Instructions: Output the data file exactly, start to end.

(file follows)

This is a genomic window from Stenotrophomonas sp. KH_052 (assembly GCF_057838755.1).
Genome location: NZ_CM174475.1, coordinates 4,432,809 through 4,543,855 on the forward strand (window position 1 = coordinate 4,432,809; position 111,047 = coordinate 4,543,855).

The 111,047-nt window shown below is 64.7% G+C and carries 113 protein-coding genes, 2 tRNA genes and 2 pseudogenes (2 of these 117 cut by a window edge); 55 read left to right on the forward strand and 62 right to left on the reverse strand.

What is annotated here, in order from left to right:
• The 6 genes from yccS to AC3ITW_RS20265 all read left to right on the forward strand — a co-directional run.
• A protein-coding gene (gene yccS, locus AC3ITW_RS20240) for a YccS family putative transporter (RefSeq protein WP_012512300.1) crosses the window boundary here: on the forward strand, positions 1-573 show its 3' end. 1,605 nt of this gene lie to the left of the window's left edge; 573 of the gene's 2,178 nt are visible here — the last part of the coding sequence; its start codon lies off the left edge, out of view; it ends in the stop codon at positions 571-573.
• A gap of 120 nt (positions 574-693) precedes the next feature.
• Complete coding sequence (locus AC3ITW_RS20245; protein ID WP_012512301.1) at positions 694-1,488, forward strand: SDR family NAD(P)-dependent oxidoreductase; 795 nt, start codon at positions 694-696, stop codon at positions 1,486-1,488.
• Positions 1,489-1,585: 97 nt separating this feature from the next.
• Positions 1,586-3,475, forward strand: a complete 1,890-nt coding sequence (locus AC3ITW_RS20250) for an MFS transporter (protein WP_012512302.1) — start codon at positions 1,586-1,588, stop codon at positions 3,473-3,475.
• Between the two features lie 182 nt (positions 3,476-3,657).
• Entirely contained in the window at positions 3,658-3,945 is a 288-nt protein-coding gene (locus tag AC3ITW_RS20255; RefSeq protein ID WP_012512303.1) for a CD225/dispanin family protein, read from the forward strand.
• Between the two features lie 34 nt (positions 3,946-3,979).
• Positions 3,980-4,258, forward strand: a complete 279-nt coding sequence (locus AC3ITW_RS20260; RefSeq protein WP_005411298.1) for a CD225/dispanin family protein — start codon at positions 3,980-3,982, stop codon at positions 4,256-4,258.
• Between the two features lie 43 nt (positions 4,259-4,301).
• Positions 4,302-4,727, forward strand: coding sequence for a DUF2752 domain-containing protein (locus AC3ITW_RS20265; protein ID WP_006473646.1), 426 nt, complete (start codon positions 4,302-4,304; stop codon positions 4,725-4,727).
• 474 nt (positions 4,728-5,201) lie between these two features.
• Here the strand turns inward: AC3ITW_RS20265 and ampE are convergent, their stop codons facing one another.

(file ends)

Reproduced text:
This is a genomic window from Stenotrophomonas sp. KH_052 (assembly GCF_057838755.1).
Genome location: NZ_CM174475.1, coordinates 4,432,809 through 4,543,855 on the forward strand (window position 1 = coordinate 4,432,809; position 111,047 = coordinate 4,543,855).

The 111,047-nt window shown below is 64.7% G+C and carries 113 protein-coding genes, 2 tRNA genes and 2 pseudogenes (2 of these 117 cut by a window edge); 55 read left to right on the forward strand and 62 right to left on the reverse strand.

What is annotated here, in order from left to right:
• The 6 genes from yccS to AC3ITW_RS20265 all read left to right on the forward strand — a co-directional run.
• A protein-coding gene (gene yccS, locus AC3ITW_RS20240) for a YccS family putative transporter (RefSeq protein WP_012512300.1) crosses the window boundary here: on the forward strand, positions 1-573 show its 3' end. 1,605 nt of this gene lie to the left of the window's left edge; 573 of the gene's 2,178 nt are visible here — the last part of the coding sequence; its start codon lies off the left edge, out of view; it ends in the stop codon at positions 571-573.
• A gap of 120 nt (positions 574-693) precedes the next feature.
• Complete coding sequence (locus AC3ITW_RS20245; protein ID WP_012512301.1) at positions 694-1,488, forward strand: SDR family NAD(P)-dependent oxidoreductase; 795 nt, start codon at positions 694-696, stop codon at positions 1,486-1,488.
• Positions 1,489-1,585: 97 nt separating this feature from the next.
• Positions 1,586-3,475, forward strand: a complete 1,890-nt coding sequence (locus AC3ITW_RS20250) for an MFS transporter (protein WP_012512302.1) — start codon at positions 1,586-1,588, stop codon at positions 3,473-3,475.
• Between the two features lie 182 nt (positions 3,476-3,657).
• Entirely contained in the window at positions 3,658-3,945 is a 288-nt protein-coding gene (locus tag AC3ITW_RS20255; RefSeq protein ID WP_012512303.1) for a CD225/dispanin family protein, read from the forward strand.
• Between the two features lie 34 nt (positions 3,946-3,979).
• Positions 3,980-4,258, forward strand: a complete 279-nt coding sequence (locus AC3ITW_RS20260; RefSeq protein WP_005411298.1) for a CD225/dispanin family protein — start codon at positions 3,980-3,982, stop codon at positions 4,256-4,258.
• Between the two features lie 43 nt (positions 4,259-4,301).
• Positions 4,302-4,727, forward strand: coding sequence for a DUF2752 domain-containing protein (locus AC3ITW_RS20265; protein ID WP_006473646.1), 426 nt, complete (start codon positions 4,302-4,304; stop codon positions 4,725-4,727).
• 474 nt (positions 4,728-5,201) lie between these two features.
• Here the strand turns inward: AC3ITW_RS20265 and ampE are convergent, their stop codons facing one another.